The Upper Tribunal decision

The UT carried out a detailed review of the case law and considered whether there had been any change to the test in determining whether costs had a direct and immediate link to a supply. It concluded that there are two alternative bases for establishing a link to taxable supplies:

  1. Where the costs concerned are general costs, i.e. overheads, there is a right to VAT recovery on the basis of a direct and immediate link with a taxpayer’s economic activity as a whole.  
  2. Where the costs concerned are attributable to a particular supply or supplies, i.e. residual costs, then the expenses must form part of the cost components of specific taxable transactions, which utilise those goods or services.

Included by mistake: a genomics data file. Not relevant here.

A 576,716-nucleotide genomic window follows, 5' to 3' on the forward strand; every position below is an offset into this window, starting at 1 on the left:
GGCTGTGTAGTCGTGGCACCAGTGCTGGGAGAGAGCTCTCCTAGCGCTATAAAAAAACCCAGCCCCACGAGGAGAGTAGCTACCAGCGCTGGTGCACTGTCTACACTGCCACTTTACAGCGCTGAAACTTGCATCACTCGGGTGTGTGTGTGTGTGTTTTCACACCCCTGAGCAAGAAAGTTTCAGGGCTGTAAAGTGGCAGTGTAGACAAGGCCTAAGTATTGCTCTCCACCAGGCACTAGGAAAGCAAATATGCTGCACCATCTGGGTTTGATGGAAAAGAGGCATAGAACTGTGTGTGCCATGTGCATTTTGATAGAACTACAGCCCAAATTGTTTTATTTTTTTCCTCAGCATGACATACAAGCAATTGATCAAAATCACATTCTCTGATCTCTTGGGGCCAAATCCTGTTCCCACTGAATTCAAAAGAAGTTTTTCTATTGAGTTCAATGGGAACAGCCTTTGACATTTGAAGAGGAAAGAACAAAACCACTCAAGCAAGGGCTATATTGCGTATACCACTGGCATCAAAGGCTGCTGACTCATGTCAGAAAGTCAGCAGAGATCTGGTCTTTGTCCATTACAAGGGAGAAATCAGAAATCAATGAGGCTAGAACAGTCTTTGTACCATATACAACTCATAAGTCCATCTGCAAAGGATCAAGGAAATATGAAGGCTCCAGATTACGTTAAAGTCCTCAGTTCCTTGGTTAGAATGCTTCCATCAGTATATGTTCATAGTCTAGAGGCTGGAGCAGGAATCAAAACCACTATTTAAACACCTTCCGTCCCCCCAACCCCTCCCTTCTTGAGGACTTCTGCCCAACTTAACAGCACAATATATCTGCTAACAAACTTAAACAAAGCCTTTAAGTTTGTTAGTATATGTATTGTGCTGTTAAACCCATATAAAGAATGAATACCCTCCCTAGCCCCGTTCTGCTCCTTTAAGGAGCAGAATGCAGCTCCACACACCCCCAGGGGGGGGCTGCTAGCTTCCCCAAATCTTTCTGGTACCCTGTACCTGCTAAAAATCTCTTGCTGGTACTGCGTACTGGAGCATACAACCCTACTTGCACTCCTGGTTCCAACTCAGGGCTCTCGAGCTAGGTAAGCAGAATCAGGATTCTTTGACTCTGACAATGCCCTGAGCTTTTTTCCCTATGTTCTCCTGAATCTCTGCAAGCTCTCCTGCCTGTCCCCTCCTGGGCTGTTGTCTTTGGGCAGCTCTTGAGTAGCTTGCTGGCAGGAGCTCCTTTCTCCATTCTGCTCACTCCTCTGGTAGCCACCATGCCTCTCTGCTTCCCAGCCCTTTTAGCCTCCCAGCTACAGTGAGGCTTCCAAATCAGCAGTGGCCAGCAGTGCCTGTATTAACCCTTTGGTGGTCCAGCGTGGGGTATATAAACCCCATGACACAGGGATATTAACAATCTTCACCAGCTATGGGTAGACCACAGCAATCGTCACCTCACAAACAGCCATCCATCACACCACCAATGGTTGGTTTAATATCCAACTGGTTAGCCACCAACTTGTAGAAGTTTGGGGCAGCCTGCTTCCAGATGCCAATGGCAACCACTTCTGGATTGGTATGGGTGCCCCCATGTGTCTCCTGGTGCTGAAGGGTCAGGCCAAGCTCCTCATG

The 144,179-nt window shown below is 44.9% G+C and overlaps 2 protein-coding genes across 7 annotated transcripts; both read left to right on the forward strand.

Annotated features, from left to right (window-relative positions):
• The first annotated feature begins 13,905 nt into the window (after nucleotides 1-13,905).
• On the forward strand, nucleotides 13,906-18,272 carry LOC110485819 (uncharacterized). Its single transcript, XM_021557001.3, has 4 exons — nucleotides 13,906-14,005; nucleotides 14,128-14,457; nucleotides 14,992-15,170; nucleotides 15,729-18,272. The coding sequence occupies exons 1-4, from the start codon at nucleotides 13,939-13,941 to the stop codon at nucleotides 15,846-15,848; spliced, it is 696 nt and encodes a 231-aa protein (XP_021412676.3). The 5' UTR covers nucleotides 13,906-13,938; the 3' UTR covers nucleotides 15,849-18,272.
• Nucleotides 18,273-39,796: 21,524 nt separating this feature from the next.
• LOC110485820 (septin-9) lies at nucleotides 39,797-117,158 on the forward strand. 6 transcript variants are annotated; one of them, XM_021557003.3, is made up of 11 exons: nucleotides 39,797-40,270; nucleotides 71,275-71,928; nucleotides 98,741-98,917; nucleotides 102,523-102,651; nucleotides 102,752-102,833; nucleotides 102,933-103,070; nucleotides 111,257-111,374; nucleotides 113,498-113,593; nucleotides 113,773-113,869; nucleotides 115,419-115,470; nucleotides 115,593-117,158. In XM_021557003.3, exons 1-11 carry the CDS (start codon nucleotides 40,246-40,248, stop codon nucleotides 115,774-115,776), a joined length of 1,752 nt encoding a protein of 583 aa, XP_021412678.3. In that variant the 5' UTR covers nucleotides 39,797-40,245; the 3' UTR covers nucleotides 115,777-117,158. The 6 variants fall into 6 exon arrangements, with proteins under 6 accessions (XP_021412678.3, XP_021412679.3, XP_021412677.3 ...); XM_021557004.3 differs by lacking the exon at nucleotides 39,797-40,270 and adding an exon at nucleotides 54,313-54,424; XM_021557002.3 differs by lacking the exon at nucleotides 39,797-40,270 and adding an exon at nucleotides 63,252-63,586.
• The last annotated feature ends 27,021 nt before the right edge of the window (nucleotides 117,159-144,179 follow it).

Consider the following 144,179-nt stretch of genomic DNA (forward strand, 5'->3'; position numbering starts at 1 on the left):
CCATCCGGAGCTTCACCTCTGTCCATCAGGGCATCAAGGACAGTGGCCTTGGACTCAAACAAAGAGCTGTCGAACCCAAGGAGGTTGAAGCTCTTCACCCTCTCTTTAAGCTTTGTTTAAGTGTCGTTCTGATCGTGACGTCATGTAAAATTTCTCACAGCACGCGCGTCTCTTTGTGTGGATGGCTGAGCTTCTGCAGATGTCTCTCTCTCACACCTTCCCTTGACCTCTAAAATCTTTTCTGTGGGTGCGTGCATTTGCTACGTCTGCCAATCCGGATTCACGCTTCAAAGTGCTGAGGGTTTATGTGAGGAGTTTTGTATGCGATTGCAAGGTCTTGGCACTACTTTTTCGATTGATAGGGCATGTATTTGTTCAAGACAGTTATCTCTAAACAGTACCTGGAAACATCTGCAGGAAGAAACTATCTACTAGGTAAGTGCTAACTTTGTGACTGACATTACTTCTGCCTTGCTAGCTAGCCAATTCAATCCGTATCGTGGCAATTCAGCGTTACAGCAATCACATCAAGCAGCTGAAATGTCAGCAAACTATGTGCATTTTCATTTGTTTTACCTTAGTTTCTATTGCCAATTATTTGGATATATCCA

It had been agreed between ROH and HMRC that the production costs were ‘residual’ and not overheads.

The UT concluded that the production costs only had a direct and immediate link with the exempt supply of tickets (and other production-related taxable supplies), not the catering and bar income. In fact ROH made two supplies, one of exempt ticket sales and one of taxable catering, which were parallel and not part of the same chain of supplies. The production costs were not cost components of the catering supplies. 

As the First Tier Tribunal had found, there was an indirect link to the catering and bar supplies, in that without the operas those supplies would not be made; but the UT stated that this is an indirect link, and was not sufficient to enable increased recovery of VAT incurred on the production costs. Therefore, the FTT’s decision was overturned.